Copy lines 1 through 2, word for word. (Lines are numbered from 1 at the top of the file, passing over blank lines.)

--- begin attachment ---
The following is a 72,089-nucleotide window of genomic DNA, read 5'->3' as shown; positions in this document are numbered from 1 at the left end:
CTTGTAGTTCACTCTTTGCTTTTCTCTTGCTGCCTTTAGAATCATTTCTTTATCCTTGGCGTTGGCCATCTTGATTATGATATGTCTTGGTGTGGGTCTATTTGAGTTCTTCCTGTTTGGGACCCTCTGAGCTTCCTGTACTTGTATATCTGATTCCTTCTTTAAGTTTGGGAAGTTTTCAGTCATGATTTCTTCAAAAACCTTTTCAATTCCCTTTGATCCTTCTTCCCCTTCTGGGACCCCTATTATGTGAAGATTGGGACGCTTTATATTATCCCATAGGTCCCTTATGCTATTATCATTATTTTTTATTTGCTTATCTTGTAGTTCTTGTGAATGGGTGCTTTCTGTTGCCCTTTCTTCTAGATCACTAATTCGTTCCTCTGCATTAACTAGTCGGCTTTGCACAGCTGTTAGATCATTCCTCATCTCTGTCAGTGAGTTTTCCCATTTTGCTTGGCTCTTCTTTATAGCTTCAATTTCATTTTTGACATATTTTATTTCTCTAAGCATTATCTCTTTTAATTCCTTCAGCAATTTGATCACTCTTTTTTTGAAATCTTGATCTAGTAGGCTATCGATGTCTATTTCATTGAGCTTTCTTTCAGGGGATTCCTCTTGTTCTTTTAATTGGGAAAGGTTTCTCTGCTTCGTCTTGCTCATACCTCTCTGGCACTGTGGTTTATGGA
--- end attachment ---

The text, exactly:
The following is a 72,089-nucleotide window of genomic DNA, read 5'->3' as shown; positions in this document are numbered from 1 at the left end:
CTTGTAGTTCACTCTTTGCTTTTCTCTTGCTGCCTTTAGAATCATTTCTTTATCCTTGGCGTTGGCCATCTTGATTATGATATGTCTTGGTGTGGGTCTATTTGAGTTCTTCCTGTTTGGGACCCTCTGAGCTTCCTGTACTTGTATATCTGATTCCTTCTTTAAGTTTGGGAAGTTTTCAGTCATGATTTCTTCAAAAACCTTTTCAATTCCCTTTGATCCTTCTTCCCCTTCTGGGACCCCTATTATGTGAAGATTGGGACGCTTTATATTATCCCATAGGTCCCTTATGCTATTATCATTATTTTTTATTTGCTTATCTTGTAGTTCTTGTGAATGGGTGCTTTCTGTTGCCCTTTCTTCTAGATCACTAATTCGTTCCTCTGCATTAACTAGTCGGCTTTGCACAGCTGTTAGATCATTCCTCATCTCTGTCAGTGAGTTTTCCCATTTTGCTTGGCTCTTCTTTATAGCTTCAATTTCATTTTTGACATATTTTATTTCTCTAAGCATTATCTCTTTTAATTCCTTCAGCAATTTGATCACTCTTTTTTTGAAATCTTGATCTAGTAGGCTATCGATGTCTATTTCATTGAGCTTTCTTTCAGGGGATTCCTCTTGTTCTTTTAATTGGGAAAGGTTTCTCTGCTTCGTCTTGCTCATACCTCTCTGGCACTGTGGTTTATGGA